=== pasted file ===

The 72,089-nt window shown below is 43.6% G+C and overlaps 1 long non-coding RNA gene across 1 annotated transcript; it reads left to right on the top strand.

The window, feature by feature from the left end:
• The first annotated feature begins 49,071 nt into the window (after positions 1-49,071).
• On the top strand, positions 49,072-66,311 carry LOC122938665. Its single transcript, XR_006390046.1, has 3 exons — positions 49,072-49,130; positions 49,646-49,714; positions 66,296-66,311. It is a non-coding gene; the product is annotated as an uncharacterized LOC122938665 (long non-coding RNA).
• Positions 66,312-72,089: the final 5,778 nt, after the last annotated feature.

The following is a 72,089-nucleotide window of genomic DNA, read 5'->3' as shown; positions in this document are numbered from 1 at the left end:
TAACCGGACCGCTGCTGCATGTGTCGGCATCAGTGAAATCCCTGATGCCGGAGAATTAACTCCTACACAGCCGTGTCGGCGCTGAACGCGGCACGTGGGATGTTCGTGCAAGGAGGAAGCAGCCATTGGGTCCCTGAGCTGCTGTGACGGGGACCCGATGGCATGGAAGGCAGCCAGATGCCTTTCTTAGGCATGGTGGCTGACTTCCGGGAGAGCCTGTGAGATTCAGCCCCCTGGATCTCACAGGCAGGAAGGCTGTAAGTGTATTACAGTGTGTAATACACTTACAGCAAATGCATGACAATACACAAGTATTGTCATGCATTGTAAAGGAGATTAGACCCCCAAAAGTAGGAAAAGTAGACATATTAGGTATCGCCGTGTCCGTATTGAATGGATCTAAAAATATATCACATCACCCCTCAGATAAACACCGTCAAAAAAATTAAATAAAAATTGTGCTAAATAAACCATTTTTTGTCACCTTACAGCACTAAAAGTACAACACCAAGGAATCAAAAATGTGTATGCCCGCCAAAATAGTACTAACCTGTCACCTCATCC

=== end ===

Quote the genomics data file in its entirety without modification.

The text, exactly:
The 72,089-nt window shown below is 43.6% G+C and overlaps 1 long non-coding RNA gene across 1 annotated transcript; it reads left to right on the top strand.

The window, feature by feature from the left end:
• The first annotated feature begins 49,071 nt into the window (after positions 1-49,071).
• On the top strand, positions 49,072-66,311 carry LOC122938665. Its single transcript, XR_006390046.1, has 3 exons — positions 49,072-49,130; positions 49,646-49,714; positions 66,296-66,311. It is a non-coding gene; the product is annotated as an uncharacterized LOC122938665 (long non-coding RNA).
• Positions 66,312-72,089: the final 5,778 nt, after the last annotated feature.

The following is a 72,089-nucleotide window of genomic DNA, read 5'->3' as shown; positions in this document are numbered from 1 at the left end:
TAACCGGACCGCTGCTGCATGTGTCGGCATCAGTGAAATCCCTGATGCCGGAGAATTAACTCCTACACAGCCGTGTCGGCGCTGAACGCGGCACGTGGGATGTTCGTGCAAGGAGGAAGCAGCCATTGGGTCCCTGAGCTGCTGTGACGGGGACCCGATGGCATGGAAGGCAGCCAGATGCCTTTCTTAGGCATGGTGGCTGACTTCCGGGAGAGCCTGTGAGATTCAGCCCCCTGGATCTCACAGGCAGGAAGGCTGTAAGTGTATTACAGTGTGTAATACACTTACAGCAAATGCATGACAATACACAAGTATTGTCATGCATTGTAAAGGAGATTAGACCCCCAAAAGTAGGAAAAGTAGACATATTAGGTATCGCCGTGTCCGTATTGAATGGATCTAAAAATATATCACATCACCCCTCAGATAAACACCGTCAAAAAAATTAAATAAAAATTGTGCTAAATAAACCATTTTTTGTCACCTTACAGCACTAAAAGTACAACACCAAGGAATCAAAAATGTGTATGCCCGCCAAAATAGTACTAACCTGTCACCTCATCC